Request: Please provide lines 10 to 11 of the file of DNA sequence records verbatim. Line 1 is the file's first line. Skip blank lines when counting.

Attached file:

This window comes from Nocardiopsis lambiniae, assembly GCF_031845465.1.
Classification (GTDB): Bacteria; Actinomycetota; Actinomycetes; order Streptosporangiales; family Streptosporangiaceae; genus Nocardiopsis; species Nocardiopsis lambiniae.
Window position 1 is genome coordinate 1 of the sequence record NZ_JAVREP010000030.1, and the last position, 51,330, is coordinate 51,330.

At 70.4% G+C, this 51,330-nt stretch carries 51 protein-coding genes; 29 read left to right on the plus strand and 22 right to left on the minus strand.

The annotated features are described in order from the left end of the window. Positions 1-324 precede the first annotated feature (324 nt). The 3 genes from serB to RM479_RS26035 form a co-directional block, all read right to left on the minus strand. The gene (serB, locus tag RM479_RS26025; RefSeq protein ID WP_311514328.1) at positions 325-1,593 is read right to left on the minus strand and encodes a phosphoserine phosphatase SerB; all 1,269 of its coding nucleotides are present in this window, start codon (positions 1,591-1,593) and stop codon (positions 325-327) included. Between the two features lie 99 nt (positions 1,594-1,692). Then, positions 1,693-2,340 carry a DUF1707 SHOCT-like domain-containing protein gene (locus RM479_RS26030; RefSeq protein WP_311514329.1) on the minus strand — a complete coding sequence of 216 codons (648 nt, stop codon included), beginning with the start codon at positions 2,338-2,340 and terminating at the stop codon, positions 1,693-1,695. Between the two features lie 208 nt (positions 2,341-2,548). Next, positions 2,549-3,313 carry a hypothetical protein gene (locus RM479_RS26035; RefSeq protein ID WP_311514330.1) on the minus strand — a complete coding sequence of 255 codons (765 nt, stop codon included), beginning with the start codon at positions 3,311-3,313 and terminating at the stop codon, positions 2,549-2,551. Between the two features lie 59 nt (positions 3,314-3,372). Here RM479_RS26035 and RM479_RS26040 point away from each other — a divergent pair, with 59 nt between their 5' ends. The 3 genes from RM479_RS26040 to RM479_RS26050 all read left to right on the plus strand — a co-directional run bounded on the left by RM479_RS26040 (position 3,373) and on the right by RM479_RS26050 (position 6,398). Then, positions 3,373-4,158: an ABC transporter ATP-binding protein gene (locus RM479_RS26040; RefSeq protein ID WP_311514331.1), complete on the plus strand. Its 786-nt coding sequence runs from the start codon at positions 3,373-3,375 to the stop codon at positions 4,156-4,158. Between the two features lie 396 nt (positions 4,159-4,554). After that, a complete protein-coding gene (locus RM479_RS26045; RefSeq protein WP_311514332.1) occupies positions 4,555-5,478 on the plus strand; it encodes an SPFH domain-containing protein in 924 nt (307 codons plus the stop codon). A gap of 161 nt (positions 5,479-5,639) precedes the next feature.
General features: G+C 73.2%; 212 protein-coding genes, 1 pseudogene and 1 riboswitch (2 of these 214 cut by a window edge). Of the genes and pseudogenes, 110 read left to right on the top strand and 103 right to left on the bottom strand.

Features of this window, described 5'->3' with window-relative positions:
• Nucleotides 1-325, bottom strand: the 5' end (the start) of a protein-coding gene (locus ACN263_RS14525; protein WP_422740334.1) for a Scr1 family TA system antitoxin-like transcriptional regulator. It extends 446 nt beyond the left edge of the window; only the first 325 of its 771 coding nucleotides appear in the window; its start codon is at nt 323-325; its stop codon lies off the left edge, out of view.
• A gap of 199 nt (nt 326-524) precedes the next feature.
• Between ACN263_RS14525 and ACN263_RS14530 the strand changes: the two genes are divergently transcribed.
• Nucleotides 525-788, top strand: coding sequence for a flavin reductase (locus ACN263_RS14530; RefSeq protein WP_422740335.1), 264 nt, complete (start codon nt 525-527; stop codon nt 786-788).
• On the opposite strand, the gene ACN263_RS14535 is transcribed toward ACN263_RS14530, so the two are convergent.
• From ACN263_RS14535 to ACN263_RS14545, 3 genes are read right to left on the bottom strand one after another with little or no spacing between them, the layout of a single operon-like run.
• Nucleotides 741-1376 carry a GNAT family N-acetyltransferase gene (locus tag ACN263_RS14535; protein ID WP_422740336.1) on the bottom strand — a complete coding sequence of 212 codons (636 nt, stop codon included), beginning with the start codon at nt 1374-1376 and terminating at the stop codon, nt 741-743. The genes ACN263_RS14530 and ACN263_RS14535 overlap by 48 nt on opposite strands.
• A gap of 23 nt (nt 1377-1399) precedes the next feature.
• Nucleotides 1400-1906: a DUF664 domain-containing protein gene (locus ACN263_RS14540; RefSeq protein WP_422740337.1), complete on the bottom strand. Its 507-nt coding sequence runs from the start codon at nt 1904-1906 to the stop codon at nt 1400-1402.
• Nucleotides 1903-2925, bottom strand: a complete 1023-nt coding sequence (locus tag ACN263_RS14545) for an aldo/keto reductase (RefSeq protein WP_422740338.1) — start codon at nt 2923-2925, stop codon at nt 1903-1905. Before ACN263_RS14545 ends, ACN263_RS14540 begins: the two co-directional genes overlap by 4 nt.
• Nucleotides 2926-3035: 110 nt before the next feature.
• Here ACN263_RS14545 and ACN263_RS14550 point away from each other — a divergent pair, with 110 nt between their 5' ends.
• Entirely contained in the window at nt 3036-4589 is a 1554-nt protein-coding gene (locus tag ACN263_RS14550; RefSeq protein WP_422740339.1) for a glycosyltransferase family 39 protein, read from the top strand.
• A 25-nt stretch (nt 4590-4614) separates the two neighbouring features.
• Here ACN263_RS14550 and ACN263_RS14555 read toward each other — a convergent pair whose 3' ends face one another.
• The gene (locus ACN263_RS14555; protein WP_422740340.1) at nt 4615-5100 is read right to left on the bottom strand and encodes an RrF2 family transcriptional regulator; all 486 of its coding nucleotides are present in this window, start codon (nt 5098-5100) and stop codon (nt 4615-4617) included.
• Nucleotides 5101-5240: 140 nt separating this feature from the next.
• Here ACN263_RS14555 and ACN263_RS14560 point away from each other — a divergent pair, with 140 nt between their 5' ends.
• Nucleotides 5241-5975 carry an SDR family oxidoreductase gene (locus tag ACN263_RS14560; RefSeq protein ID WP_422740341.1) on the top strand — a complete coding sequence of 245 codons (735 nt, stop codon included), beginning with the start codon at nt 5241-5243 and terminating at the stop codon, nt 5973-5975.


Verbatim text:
• Between ACN263_RS14525 and ACN263_RS14530 the strand changes: the two genes are divergently transcribed.
• Nucleotides 525-788, top strand: coding sequence for a flavin reductase (locus ACN263_RS14530; RefSeq protein WP_422740335.1), 264 nt, complete (start codon nt 525-527; stop codon nt 786-788).